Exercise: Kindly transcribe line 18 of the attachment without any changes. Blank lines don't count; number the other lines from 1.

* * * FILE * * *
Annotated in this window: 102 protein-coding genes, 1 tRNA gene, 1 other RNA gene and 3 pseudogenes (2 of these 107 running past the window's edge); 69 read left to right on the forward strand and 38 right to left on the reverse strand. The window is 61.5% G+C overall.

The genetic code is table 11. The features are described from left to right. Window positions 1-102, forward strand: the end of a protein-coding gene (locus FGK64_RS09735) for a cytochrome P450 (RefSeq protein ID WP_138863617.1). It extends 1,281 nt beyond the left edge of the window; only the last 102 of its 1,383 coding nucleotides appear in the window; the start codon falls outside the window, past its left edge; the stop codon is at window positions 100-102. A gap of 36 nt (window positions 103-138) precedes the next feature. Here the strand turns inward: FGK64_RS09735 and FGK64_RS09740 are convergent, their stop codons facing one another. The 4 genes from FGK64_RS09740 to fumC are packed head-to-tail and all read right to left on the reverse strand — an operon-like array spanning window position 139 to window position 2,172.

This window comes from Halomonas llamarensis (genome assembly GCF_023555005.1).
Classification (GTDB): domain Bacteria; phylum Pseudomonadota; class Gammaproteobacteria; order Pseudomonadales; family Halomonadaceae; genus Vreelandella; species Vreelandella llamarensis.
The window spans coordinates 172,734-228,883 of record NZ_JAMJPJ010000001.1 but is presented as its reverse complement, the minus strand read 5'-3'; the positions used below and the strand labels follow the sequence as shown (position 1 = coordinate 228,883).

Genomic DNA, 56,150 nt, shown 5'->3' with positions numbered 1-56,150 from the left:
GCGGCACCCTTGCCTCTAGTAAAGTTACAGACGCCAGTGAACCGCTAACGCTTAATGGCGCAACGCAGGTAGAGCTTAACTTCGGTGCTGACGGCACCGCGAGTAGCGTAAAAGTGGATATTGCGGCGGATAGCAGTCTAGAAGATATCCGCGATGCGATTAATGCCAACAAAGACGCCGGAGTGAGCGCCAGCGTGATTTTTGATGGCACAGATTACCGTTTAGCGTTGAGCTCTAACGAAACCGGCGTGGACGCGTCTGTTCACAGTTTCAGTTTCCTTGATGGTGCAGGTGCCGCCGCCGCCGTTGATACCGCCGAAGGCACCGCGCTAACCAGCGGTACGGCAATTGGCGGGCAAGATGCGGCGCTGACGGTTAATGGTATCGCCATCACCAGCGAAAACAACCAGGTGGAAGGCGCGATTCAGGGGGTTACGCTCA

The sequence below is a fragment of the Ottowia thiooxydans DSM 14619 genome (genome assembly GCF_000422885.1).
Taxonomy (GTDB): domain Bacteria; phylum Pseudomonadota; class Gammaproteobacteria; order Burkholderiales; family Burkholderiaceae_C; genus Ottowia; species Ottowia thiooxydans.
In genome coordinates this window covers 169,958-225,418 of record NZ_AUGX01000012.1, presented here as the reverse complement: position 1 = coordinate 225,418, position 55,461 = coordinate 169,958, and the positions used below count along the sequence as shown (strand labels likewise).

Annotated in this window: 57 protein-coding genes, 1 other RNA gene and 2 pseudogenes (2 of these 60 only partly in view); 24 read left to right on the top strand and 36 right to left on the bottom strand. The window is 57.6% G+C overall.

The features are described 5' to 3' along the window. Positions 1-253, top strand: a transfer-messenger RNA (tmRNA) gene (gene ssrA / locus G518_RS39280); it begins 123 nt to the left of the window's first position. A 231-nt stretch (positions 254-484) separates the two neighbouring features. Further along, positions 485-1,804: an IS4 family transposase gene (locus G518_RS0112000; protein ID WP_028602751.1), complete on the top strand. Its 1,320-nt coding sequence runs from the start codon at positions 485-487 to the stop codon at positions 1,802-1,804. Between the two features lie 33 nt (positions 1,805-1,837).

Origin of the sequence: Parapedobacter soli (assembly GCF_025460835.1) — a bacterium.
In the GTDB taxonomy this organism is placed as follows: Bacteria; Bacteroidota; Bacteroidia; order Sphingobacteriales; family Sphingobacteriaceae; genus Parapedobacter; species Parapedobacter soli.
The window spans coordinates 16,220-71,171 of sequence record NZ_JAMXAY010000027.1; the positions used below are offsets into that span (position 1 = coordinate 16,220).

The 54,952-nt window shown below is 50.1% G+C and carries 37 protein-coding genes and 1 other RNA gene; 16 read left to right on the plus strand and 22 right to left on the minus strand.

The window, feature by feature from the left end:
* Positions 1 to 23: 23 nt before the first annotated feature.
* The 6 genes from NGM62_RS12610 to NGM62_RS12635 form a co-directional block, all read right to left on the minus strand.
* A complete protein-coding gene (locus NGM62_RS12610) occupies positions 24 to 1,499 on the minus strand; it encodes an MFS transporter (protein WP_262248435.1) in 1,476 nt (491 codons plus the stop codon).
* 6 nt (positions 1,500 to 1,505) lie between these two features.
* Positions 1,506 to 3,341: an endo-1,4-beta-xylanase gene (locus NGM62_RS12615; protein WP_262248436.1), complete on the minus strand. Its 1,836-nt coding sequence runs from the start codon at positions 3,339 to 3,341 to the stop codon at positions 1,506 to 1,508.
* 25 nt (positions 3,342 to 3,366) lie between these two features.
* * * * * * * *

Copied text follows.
* Positions 1 to 23: 23 nt before the first annotated feature.